Tuesday, 20 July 2010

It's the end of the honeymoon

I'm hearing from YouGov, via PoliticsHome (thanks to @MaximManchester). Here is a link to the YouGov article (if you have Diigo, you can turn it on and see where I have highlighted and commented on a couple of points.

There is a bit of the no-brainer about all of this, that when the cuts started... well, erm, cutting, that people were going to get a bit miffed. Two things on that: Well, serves you right obviously comes to mind. The Tories said they were going to cut, and they're cutting. And people don't like it, apparently. Which begs the question as to why we elected them with a workable majority so that they could implement their agenda unopposed... oh. Wait.

But also it's the Tories own fault if they're not loved right now, because they are cutting more than they have to. Yes, they are. Don't believe the hype, don't fall for the scare stories. They were always going to cut more than they have to. The are Conservatives. That's what they do.

But I'm confused by a couple of points raised by Peter Kellner's commentary. He explains that the public are getting disillusioned with the new coalition government much faster than they did with Labour from 1997. The statistics bear this up. However, Kellner's decisive interpretation of this seems a bit odd.
Plainly, part of the problem is that many voters are growing queasy about the coming spending cuts. No longer is it possible for most of us to believe that these will be confined to efficiency savings and services that affect other people. David Cameron’s warning that ‘we are all in this together’ is proving to be alarmingly true.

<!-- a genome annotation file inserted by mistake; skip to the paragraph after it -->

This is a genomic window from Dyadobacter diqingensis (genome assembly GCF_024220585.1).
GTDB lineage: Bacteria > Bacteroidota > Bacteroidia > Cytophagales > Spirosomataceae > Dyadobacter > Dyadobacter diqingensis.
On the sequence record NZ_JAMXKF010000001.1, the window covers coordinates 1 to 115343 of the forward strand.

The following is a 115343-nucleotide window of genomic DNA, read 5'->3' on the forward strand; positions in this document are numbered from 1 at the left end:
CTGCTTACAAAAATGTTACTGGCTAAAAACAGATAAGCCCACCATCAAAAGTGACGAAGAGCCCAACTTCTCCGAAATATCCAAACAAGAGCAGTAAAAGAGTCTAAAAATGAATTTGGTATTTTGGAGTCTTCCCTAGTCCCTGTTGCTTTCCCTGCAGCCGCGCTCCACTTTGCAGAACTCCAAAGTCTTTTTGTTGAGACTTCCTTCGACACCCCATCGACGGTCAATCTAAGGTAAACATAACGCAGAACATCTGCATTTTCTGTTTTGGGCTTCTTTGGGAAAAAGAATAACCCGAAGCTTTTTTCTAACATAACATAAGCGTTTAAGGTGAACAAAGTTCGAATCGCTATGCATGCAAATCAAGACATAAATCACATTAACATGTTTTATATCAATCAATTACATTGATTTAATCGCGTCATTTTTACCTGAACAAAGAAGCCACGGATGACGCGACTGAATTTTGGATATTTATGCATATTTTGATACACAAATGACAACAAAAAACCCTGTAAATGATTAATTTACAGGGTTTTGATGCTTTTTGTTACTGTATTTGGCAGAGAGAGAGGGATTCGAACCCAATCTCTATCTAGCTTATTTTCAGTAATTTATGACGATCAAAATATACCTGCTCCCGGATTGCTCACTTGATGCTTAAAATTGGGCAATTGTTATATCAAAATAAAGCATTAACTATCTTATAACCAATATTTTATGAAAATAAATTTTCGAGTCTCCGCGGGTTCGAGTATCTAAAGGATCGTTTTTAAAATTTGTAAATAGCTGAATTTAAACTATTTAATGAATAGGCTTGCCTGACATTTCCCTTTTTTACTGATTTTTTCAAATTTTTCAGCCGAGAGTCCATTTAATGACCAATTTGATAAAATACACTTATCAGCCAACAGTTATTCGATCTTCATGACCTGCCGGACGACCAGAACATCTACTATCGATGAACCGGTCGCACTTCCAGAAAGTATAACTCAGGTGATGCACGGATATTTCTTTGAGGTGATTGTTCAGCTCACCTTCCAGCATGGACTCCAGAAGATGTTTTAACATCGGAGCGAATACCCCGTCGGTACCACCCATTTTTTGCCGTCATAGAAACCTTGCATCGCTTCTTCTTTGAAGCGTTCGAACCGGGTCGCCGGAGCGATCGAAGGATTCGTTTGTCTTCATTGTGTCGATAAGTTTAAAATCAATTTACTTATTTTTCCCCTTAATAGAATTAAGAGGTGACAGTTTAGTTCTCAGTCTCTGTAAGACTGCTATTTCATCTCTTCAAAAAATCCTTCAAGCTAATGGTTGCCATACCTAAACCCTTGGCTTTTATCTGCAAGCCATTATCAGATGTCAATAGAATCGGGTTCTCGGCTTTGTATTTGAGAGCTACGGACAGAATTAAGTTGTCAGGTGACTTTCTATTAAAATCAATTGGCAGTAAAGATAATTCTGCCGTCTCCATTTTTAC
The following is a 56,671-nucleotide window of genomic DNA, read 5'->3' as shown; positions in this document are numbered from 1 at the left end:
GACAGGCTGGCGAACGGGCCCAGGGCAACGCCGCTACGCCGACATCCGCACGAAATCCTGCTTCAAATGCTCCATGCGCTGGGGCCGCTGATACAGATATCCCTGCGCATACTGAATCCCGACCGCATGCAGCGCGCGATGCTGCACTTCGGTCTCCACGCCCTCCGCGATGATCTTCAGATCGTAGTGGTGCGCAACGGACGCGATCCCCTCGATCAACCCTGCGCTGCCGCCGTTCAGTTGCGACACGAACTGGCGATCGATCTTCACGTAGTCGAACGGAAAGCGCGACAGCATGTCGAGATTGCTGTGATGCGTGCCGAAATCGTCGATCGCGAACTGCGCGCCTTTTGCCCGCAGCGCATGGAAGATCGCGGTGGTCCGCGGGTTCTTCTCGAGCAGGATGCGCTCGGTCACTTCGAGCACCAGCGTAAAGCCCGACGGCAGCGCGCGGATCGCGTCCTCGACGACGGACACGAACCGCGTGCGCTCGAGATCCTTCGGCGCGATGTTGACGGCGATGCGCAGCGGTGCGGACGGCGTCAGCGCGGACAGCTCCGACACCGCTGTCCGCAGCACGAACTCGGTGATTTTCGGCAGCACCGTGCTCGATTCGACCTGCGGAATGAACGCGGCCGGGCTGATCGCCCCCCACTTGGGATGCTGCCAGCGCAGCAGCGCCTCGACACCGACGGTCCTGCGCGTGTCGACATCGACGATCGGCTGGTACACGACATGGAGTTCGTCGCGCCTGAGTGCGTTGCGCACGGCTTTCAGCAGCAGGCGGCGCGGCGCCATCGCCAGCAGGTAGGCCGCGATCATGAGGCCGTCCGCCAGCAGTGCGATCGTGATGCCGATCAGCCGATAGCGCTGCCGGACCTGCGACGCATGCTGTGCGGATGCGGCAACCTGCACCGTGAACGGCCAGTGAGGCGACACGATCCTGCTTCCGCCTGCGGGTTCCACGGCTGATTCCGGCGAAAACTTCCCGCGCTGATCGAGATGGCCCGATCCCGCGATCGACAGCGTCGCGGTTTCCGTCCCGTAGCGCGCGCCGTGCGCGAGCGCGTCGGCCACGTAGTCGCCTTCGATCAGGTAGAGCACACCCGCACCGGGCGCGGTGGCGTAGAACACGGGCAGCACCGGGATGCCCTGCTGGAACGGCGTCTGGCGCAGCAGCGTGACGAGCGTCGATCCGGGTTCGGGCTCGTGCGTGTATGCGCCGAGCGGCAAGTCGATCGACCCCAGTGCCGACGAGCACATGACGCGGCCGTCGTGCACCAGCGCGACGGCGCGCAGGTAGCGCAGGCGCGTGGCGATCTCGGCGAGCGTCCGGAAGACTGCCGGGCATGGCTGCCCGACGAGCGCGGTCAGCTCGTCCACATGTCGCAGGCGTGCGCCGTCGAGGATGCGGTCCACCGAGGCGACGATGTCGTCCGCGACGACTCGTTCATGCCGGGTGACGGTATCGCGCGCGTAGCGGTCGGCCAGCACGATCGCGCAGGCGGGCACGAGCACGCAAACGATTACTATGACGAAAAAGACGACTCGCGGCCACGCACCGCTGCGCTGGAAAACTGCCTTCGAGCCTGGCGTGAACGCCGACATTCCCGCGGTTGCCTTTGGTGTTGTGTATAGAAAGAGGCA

First, no, we're not all in this together, as the Tories' posh-boys, I suspect, will somehow survive these cuts relatively unscathed. Call it a hunch. But, no, it's not 'plain', Peter, no. Surely another -- perhaps even more likely -- explanation is that many Lib Dem voters are not happy that the party they voted for went into coalition with the Tories and so sycophantically support an agenda almost completely opposite to that on which they stood? Which surely the statistics themselves imply?

While approval for the coalition has risen among Tory voters, from 80% in mid-June to 84% , which is to be expected as they get to see cut in public spending beyond their wettest, wildest dreams, the situation amongst people who voted for the Lib Dems is rather different:
Among those who voted Lib Dem on May 6, opinions are divided: just 40% approve of the coalition’s performance, while 36% disapprove. No wonder Lib Dem support has slumped since the coalition was formed. Indeed, of those who voted Lib Dem on May 6, just 46% would vote for the party if an election were held now, while 18% would vote Labour, 9% Conservative and 5% for other parties; 22% are ‘don’t knows’ or ‘won’t votes’.
So Kellner's assumption that the coalition, who swept to power with 61% of the vote between them, is losing support now because of the cuts themselves seems like an assumption unsupported by the facts, doesn't it? I'm not saying that we can know for sure that the low approval rating for the coalition is due to disaffected Lib Dem voters, but isn't that the Lib Dem portion of that 61% are saying, 'Whoa!' -- because Lib Dems are like that -- 'Hold on one second here. I don't remember voting for this. I don't think I like this. No sir. Not one bit.'

Ok. It's how I feel, stupidly lured into voting Lib Dem as I was. So surely everyone else naive enough to vote Lib Dem agrees with me?

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